For the past three years since coming to AMECO, Smith has been fine-tuning his role as the central procurement source of the firm’s so-called “flywheel” regions—North America/Caribbean, Central America/Mexico, South America and Africa/Middle East. “The fleet is still owned by the regions, but he is the administrator,” says Bernardez, who hired Smith to help put the pieces together.

Unlike other rental companies, which typically stick to traditional lines of tools and equipment, AMECO sets no boundaries. This wide variety is what Smith says keeps him coming to work every day.

“Others have a box that they stay in. What we consider in the box, everybody else would not...even [have] on their radar screen,” he says, adding that if a client needed pens on his desk, AMECO would find a way to supply them at low cost. “I won’t say you can buy cheaper tools, but I’ll guarantee you can’t buy as good [quality] tools cheaper,” Mayer adds.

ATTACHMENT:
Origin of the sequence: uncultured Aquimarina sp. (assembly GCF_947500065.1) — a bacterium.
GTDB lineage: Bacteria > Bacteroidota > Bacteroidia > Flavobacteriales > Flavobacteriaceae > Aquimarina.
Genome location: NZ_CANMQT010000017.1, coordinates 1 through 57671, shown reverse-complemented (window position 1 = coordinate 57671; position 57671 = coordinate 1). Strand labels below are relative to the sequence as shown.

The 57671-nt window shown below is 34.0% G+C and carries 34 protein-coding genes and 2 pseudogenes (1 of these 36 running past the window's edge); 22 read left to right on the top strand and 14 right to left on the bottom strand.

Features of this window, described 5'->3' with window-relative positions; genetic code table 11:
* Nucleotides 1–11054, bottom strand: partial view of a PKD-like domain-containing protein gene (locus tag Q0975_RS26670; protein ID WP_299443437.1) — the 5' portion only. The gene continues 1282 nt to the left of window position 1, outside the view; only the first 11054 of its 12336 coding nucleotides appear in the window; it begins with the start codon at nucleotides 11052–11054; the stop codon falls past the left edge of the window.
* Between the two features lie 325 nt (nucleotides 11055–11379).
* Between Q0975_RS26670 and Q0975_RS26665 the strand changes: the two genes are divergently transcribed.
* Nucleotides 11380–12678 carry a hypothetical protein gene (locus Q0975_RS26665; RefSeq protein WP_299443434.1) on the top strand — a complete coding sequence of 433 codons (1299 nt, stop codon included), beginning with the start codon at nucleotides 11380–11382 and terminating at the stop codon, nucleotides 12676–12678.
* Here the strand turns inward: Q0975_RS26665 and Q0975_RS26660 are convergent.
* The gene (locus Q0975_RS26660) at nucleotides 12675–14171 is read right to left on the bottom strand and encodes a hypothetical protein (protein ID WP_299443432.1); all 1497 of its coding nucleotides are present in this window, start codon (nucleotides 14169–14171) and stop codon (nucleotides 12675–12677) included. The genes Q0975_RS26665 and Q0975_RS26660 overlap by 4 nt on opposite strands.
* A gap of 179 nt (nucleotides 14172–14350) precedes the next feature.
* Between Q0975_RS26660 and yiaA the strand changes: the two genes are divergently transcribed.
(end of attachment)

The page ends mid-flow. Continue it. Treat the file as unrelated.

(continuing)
As such, AMECO is an aggressive and opportunistic buyer. Smith attended a large auction near Orlando in February, picking up several machines at low prices. New machines are purchased with volume discounts. The firm also services, rebuilds and certifies its gear; is the largest Case dealer in Mexico, with 19 locations; and, like many large contractors, standardizes its fleet when possible.

AMECO’s growth strategy has reaped results, but moving forward, its challenge will be mobilizing into new markets without losing its iron grip. Smith is working to keep the diversity under control. “You’ll never figure out what we do because I still haven’t figured out what we do,” he says. “We do a little bit of everything; all our eggs aren’t in one basket.”